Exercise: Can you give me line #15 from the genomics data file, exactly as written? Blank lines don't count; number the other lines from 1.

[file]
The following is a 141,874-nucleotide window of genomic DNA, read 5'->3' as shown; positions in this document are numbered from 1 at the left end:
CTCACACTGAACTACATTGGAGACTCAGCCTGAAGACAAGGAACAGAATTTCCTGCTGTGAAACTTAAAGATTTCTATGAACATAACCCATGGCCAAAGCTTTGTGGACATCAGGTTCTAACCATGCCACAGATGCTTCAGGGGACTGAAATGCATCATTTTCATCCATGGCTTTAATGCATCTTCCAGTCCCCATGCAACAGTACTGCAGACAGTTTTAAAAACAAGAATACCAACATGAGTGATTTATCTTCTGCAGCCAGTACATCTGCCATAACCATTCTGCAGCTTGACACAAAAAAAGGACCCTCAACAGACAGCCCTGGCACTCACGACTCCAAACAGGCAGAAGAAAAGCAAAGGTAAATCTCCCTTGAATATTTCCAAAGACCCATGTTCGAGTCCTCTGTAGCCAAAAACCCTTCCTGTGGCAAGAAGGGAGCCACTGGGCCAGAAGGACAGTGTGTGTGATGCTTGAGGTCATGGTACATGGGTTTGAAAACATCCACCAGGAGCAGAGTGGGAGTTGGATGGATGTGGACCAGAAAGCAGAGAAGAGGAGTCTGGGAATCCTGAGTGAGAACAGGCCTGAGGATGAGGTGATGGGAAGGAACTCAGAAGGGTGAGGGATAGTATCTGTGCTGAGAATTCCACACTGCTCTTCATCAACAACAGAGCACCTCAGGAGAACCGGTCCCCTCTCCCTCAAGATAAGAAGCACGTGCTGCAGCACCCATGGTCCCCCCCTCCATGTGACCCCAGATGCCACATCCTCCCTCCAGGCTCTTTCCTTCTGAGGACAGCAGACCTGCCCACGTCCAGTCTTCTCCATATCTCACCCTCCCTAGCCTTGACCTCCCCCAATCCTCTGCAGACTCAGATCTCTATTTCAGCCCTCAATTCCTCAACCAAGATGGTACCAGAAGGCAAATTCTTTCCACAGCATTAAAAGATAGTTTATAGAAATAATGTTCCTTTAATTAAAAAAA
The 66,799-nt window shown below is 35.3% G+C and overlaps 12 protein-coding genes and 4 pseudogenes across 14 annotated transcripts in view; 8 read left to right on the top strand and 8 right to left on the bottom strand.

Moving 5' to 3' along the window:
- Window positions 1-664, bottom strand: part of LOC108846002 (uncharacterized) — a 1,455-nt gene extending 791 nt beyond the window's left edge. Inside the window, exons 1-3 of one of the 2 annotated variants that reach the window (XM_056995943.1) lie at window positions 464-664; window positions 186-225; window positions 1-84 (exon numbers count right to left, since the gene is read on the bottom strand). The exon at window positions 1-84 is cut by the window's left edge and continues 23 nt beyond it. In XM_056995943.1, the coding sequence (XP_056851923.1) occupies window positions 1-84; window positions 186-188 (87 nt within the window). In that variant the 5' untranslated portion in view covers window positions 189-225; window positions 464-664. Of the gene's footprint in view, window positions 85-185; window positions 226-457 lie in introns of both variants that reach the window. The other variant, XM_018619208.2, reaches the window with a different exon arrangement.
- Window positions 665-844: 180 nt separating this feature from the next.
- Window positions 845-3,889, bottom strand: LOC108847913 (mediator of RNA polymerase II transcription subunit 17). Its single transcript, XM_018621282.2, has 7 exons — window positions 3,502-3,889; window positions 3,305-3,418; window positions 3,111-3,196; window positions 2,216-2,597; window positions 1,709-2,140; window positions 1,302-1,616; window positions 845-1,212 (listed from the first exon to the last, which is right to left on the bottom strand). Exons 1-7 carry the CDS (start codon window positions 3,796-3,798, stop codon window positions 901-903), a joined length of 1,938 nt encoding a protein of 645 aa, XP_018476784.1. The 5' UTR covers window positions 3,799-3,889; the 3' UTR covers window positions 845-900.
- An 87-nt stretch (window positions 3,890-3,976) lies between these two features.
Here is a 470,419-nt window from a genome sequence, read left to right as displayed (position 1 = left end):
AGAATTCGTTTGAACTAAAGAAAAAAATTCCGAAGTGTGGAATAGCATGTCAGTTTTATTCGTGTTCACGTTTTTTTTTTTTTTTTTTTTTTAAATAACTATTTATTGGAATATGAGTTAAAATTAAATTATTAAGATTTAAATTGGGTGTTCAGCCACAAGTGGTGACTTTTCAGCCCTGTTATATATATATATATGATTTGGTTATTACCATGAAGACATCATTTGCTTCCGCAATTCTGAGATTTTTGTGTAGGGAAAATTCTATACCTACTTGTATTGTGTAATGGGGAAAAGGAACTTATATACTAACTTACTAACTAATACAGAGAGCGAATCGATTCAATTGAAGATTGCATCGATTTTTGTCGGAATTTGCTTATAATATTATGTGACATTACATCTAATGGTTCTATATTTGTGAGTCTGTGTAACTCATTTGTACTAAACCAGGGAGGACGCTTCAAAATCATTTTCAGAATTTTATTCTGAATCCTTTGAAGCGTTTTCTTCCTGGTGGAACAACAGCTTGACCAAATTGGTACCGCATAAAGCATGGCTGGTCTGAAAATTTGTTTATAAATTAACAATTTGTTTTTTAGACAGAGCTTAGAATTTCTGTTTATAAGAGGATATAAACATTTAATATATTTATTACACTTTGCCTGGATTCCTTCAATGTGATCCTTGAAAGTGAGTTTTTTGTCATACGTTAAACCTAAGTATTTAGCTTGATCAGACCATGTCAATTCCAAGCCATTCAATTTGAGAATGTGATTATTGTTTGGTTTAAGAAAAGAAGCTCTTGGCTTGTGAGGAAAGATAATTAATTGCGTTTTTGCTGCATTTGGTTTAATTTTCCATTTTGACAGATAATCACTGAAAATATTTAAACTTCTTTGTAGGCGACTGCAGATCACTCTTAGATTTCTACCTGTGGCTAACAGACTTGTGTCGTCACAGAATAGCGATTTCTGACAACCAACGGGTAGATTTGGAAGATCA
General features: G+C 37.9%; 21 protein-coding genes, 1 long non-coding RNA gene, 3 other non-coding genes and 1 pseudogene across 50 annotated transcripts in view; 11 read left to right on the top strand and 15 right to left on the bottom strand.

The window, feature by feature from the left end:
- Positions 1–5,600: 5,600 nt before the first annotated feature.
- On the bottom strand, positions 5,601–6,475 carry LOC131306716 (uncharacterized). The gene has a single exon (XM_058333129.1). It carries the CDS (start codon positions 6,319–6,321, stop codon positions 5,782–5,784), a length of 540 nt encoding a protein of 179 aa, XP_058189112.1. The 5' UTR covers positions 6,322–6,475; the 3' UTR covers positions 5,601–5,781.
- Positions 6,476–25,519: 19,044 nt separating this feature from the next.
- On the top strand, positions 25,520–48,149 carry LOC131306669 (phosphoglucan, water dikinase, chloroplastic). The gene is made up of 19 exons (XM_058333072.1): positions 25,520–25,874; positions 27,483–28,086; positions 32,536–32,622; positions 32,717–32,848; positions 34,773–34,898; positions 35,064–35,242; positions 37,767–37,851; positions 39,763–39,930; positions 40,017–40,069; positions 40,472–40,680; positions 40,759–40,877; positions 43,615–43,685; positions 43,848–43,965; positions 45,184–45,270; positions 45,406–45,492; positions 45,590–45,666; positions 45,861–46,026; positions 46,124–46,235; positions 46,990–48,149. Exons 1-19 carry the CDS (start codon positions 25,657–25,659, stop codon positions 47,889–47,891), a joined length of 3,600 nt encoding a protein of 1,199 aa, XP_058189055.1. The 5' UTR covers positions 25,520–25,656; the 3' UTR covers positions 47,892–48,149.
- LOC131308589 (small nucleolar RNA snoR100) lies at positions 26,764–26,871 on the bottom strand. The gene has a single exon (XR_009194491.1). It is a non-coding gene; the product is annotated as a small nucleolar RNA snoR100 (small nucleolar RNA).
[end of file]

- Positions 6,476–25,519: 19,044 nt separating this feature from the next.